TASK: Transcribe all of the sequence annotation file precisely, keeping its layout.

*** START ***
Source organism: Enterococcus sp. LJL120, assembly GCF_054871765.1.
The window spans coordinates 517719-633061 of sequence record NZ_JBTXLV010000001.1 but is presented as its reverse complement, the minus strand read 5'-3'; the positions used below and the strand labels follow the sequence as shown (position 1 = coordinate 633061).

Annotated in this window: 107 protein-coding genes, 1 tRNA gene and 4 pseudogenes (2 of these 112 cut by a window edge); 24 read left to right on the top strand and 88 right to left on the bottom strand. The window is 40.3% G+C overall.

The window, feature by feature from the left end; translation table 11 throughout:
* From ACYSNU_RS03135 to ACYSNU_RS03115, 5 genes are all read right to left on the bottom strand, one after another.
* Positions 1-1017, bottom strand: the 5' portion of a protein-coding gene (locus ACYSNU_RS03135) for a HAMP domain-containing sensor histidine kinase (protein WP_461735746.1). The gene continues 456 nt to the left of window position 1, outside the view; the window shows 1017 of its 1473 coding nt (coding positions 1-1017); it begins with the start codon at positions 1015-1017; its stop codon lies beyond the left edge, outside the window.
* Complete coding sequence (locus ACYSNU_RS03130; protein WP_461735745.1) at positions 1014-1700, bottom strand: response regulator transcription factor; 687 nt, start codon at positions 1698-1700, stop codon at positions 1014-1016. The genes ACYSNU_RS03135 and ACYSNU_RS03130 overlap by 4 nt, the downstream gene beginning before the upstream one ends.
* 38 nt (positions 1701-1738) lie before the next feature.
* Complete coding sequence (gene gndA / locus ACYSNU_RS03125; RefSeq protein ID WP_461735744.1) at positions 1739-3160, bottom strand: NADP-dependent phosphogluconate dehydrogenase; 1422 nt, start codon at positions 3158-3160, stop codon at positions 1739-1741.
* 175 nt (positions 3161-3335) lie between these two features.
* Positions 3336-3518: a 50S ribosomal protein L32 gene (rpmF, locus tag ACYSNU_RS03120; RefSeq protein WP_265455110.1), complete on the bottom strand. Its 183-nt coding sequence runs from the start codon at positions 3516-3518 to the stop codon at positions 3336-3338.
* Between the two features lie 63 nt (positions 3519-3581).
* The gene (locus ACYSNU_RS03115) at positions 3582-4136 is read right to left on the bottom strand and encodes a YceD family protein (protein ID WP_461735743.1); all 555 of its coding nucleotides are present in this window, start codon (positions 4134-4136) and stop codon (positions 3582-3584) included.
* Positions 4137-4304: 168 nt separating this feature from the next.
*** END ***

Source organism: Enterococcus sp. LJL120, assembly GCF_054871765.1.
The window spans coordinates 517719-633061 of sequence record NZ_JBTXLV010000001.1 but is presented as its reverse complement, the minus strand read 5'-3'; the positions used below and the strand labels follow the sequence as shown (position 1 = coordinate 633061).

Annotated in this window: 107 protein-coding genes, 1 tRNA gene and 4 pseudogenes (2 of these 112 cut by a window edge); 24 read left to right on the top strand and 88 right to left on the bottom strand. The window is 40.3% G+C overall.

The window, feature by feature from the left end; translation table 11 throughout:
* From ACYSNU_RS03135 to ACYSNU_RS03115, 5 genes are all read right to left on the bottom strand, one after another.
* Positions 1-1017, bottom strand: the 5' portion of a protein-coding gene (locus ACYSNU_RS03135) for a HAMP domain-containing sensor histidine kinase (protein WP_461735746.1). The gene continues 456 nt to the left of window position 1, outside the view; the window shows 1017 of its 1473 coding nt (coding positions 1-1017); it begins with the start codon at positions 1015-1017; its stop codon lies beyond the left edge, outside the window.
* Complete coding sequence (locus ACYSNU_RS03130; protein WP_461735745.1) at positions 1014-1700, bottom strand: response regulator transcription factor; 687 nt, start codon at positions 1698-1700, stop codon at positions 1014-1016. The genes ACYSNU_RS03135 and ACYSNU_RS03130 overlap by 4 nt, the downstream gene beginning before the upstream one ends.
* 38 nt (positions 1701-1738) lie before the next feature.
* Complete coding sequence (gene gndA / locus ACYSNU_RS03125; RefSeq protein ID WP_461735744.1) at positions 1739-3160, bottom strand: NADP-dependent phosphogluconate dehydrogenase; 1422 nt, start codon at positions 3158-3160, stop codon at positions 1739-1741.
* 175 nt (positions 3161-3335) lie between these two features.
* Positions 3336-3518: a 50S ribosomal protein L32 gene (rpmF, locus tag ACYSNU_RS03120; RefSeq protein WP_265455110.1), complete on the bottom strand. Its 183-nt coding sequence runs from the start codon at positions 3516-3518 to the stop codon at positions 3336-3338.
* Between the two features lie 63 nt (positions 3519-3581).
* The gene (locus ACYSNU_RS03115) at positions 3582-4136 is read right to left on the bottom strand and encodes a YceD family protein (protein ID WP_461735743.1); all 555 of its coding nucleotides are present in this window, start codon (positions 4134-4136) and stop codon (positions 3582-3584) included.
* Positions 4137-4304: 168 nt separating this feature from the next.